A Momentous Occasion

<creak> Teena’s enjoying her new-found power in the swings. “Hey, Uncle Sy? <creak> Why doesn’t the Earth fall into the Sun?”

“What in the world got you thinking about that on such a lovely day?”

“The Sun gets in my eyes when I swing forward <creak> and that reminded me of the time we saw the eclipse <creak> and that reminded of how the planets and moons are all floating in space <creak> and the Sun’s gravity’s holding them together but if <creak> the Sun’s pulling on us why don’t we just fall in?” <creak>

“An excellent question, young lady. Isaac Newton thought about it long and hard back when he was inventing Physics.”

“Isaac Newton? Is he the one with all the hair and a long, skinny nose and William Tell shot an arrow off his head?”

“Well, you’ve described his picture, but you’ve mixed up two different stories. William Tell’s apple story was hundreds of years before Newton. Isaac’s apple story had the fruit falling onto his head, not being shot off of it. That apple got him thinking about gravity and how Earth’s gravity pulling on the apple was like the Sun’s gravity pulling on the planets. When he was done explaining planet orbits, he’d also explained how your swing works.”

“My swing works like a planet? No, my swing goes back and forth, but planets go round and round.”

“Jump down and we can draw pictures over there in the sandbox.”

<thump!! scamper!> “I beat you here!”

“Of course you did. OK, what’s your new M-word?”

“Mmmo-MMENN-tummm!”

“Right. Mr Newton’s Law of Inertia is about momentum. It says that things go in a straight line unless something interferes. It’s momentum that keeps your swing going.”

“B-u-u-t, I wasn’t going in a straight line, I was going in part of a circle.”

“Good observing, Teena, that’s exactly right. Mr Newton’s trick was that a really small piece of a circle looks like a straight line. Look here. I’ll draw a circle … and inside it I’ll put a triangle… and between them I’ll put a hexagon — see how it has an extra point halfway between each of the triangle’s points? — and up top I’ll put the top part of whatever has 12 sides. See how the 12-thing’s sides are almost on the circle?”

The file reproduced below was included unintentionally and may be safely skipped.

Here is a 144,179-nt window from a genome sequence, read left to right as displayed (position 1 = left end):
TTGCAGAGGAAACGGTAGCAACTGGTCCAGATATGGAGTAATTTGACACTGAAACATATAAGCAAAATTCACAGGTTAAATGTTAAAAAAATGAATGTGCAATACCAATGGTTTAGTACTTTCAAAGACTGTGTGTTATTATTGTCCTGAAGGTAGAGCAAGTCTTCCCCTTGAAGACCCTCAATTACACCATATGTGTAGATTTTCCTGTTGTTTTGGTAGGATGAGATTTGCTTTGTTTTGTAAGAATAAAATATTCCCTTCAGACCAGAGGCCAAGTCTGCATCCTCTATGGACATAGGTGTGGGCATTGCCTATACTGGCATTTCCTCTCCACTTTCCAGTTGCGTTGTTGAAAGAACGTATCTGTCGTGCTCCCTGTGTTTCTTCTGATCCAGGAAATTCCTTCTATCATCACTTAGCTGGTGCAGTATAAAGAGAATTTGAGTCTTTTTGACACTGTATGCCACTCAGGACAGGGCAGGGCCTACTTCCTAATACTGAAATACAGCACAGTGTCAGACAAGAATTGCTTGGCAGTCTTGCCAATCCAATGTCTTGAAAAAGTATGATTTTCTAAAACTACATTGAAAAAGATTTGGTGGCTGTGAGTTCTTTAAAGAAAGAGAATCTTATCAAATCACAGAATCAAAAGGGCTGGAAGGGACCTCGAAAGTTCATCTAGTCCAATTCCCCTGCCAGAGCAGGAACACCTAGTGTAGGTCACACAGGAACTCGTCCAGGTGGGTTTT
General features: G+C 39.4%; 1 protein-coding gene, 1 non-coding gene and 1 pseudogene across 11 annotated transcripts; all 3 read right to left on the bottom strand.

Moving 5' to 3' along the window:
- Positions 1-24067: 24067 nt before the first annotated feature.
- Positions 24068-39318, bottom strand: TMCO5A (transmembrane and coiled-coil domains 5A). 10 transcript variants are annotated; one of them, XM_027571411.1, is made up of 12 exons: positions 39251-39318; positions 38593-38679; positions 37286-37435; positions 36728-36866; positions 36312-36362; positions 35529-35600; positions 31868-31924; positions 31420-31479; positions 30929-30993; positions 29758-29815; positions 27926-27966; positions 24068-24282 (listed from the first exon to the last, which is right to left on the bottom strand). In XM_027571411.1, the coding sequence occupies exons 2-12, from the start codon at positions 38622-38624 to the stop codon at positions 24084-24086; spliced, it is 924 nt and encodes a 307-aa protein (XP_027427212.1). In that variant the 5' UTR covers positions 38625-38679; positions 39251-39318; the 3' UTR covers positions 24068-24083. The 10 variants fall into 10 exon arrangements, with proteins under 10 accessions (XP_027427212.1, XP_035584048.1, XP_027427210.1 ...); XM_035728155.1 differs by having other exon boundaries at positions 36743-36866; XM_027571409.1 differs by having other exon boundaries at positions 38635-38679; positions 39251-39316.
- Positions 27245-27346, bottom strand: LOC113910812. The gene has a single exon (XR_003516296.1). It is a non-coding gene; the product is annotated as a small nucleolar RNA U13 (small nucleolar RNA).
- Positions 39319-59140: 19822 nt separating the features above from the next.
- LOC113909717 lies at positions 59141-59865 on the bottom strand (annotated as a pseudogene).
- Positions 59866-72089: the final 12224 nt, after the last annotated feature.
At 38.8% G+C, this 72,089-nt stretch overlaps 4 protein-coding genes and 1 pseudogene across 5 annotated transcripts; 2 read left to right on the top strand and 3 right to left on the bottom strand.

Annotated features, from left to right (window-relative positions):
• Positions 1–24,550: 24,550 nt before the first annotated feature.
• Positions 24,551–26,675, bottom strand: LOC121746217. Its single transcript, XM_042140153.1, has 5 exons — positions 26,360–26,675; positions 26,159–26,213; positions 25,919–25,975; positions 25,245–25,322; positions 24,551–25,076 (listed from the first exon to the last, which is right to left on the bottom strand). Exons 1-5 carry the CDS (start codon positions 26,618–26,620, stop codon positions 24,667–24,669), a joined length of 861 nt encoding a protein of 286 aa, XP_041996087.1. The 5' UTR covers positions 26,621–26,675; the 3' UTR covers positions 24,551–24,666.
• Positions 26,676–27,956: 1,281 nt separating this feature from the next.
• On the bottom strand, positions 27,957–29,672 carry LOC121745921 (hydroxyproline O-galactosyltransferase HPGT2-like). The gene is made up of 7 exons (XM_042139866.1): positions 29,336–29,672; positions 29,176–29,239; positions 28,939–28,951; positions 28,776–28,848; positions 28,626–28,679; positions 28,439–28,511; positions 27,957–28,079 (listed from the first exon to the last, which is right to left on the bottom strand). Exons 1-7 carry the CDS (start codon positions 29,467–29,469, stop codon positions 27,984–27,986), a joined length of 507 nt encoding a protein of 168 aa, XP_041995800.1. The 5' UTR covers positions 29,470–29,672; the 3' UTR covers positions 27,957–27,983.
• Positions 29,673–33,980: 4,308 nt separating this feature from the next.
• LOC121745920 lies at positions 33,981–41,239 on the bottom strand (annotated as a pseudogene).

“Ooo, that’s pretty! Can we do that with a square, too?”

“Sure. Here’s the circle … and the square … and an octagon … and a 16-thing. See, that’s even closer to being a circle.”

“Ha-ha — ‘octagon’ — that’s like ‘octopus’.”

“For good reason. An octopus has eight arms and an octagon has eight sides. ‘Octo-‘ means ‘eight.’ So anyway, Mr Newton realized that his momentum law would apply to something moving along that tiny straight line on a circle. But then he had another idea — you can move in two directions at once so you can have momentum in two directions at once.”

“That’s silly, Uncle Sy. There’s only one of me so I can’t move in two directions at once.”

“Can you move North?”

“Uh-huh.”

“Can you move East?”

“Sure.”

“Can you move Northeast?”

“Oh … does that count as two?”

“It can for some situations, like planets in orbit or you swinging on a swing. You move side-to-side and up-and-down at the same time, right?”

“Uh-huh.”

“When you’re at either end of the trip and as far up as you can get, you stop for that little moment and you have no momentum. When you’re at the bottom, you’ve got a lot of side-to-side momentum across the ground. Anywhere in between, you’ve got up-down momentum and side-to-side momentum. One kind turns into the other and back again.”

“So complicated.”

“Well, it is. Newton simplified things with revised directions — one’s in-or-out from the center, the other’s the going-around angle. Each has its own momentum. The swing’s ropes don’t change length so your in-out momentum is always zero. Your angle-momentum is what keeps you going past your swing’s bottom point. Planets don’t have much in-out momentum, either — they stay about their favorite distance from the Sun.”

“Earth’s angle-momentum is why we don’t fall in?”

“Yep, we’ve got so much that we’re always falling past the Sun.”

~~ Rich Olcott

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